Google-Moto Sign

AH Primetime: Motorola is Moving in The Right Direction

November 30, 2013 - Written By Cory McNutt

Motorola got into radios and televisions during their founding in 1928, but quickly got into telecommunications and introduced the first handheld portable telephone – from bag phones to car phones, and finally cell phones.  They sold many mobile phones throughout the 90’s and early 2000’s – remember the great V60 aluminum and the E815 – but it was their most popular phone in 2004, the Motorola RAZR, that was also their last great success.  It is hard to determine how they quickly dropped in sales in the very business field that they had a strong hand in developing – they build quality products and their reception/radio capabilities are still the best that exists to this day.  However, after losing billions, the company was divided up into two divisions and in 2011, Google bought their mobile division for 12.5 billion and forever changed Motorola’s existence.

Since Google bought Motorola, the company has continued to lose money, and Google is OK with that, they expected it, and they have no worries that their mobile division will eventually start to turn a profit.  What people need to realize is that Google allowed Motorola to continue on the projects they were working on; after all, they had commitments to Verizon that needed to be fulfilled.  So their first few devices really had no Google influence – and were made for Verizon’s Droid series, the Droid Ultra, the Droid MAXX, and the forgettable Droid Mini.  Motorola was not afraid to experiment with nano coatings or using kevlar for their cases and even though the Droid Ultra and Droid MAXX were very well received and loved by many, but will never sold enough to make much of a difference in Motorola’s or Google’s bottom line.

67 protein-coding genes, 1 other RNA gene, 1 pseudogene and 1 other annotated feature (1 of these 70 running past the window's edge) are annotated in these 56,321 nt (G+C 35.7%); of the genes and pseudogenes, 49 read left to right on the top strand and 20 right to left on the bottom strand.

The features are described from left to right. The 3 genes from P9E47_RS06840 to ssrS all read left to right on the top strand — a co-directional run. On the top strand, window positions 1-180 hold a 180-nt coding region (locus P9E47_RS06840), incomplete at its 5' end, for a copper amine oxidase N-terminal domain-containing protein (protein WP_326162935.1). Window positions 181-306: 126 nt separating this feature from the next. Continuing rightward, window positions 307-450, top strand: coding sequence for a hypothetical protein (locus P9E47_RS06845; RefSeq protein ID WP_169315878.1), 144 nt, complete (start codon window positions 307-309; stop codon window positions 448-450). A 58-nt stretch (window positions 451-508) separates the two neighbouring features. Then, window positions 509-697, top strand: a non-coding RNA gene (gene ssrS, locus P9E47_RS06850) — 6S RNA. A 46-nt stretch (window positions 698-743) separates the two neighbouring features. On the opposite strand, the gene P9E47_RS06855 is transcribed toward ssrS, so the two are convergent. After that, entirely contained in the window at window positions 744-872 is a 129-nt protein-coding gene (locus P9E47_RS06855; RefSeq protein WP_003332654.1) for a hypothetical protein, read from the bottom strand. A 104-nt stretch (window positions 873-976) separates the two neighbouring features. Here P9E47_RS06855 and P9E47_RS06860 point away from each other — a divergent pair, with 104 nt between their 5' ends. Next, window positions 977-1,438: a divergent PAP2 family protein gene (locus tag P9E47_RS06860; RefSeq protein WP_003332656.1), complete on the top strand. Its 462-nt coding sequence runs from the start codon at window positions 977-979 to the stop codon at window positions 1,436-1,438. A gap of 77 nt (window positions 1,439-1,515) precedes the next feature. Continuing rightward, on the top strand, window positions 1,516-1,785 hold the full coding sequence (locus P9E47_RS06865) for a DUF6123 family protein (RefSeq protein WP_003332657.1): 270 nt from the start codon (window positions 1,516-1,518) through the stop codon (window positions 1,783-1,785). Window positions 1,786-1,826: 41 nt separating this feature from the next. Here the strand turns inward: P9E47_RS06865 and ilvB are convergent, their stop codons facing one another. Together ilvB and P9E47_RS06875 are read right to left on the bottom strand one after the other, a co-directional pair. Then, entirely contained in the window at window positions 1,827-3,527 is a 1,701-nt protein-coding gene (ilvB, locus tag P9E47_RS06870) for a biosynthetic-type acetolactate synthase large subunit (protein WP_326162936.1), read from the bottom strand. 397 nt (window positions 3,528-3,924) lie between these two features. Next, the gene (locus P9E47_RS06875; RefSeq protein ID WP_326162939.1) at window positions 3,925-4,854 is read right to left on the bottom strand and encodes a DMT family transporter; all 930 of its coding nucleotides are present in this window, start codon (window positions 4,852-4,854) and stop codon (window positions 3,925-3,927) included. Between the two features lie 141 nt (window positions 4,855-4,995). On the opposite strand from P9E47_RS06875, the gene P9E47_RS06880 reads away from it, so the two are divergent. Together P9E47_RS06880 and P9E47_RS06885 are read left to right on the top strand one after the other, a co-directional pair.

Motorola Collage
Motorola V60 —— Motorola E815 —— Motorola RAZR

Google and Motorola are a perfect marriage – Motorola needed some money and a new direction and fresh guidance and Google needed an outlet to spread Android throughout the world, because the more Android that’s out there, the more money Google can make via advertising.  With Google’s influence, Motorola is going in a different direction with a different mindset – don’t use the best display, just a good display – don’t use the best processor, just a good one – don’t crowd it with a bunch of memory, just enough to make it work – don’t burden it with a bunch of gimmicky software, just give it practical, useful, software – don’t crowd it with a heavy skin, leave it run pure Android and optimize everything.  The result is a smooth, fast, and, most of all, a useful device that is a phone for the masses, and that is exactly what Google is looking to build.

Moto Collage
Droid MAXX —— Moto X —— Moto G

I do not mean to get away from my Android roots, but the new Motorolas are like the, dare I say it, iPhone – the Moto X and the Moto G simply work and are going to offer the majority of teens, young adults, and older folks a great device for a reasonable amount of money and it offers many useful features. Diehard tech freaks would never buy a Moto X or Moto G (unless they wanted a second run around device), but Motorola is not targeting that market segment. Motorola is trying to not only sell their devices in the U.S., but around the world to the emerging nations, where the real potential for growth exists. By flooding the world with Motorolas, Google is flooding the world with Android, and that means they will make billions on advertising.

Motorola is not trying to be like the other OEMs – they are following the path less traveled, and along this path are millions of potential customers. Some thought it was odd that Motorola would come out with two phones so very similar, with the Moto G being so much less expensive and sold off contract. It is a unique twist that just may work – Motorola doesn’t really care which phone you buy, because they still make a sale and spread their name and Android. We will not see the full effects of the “new Motorola” for another couple of years, but the ripples of change have started and very soon we will see them hit the shores of many nations – yes, Motorola is headed in the right direction.

In the comments or on Google+, let us know what you think of the new Motorola and do you think they are headed in the right direction.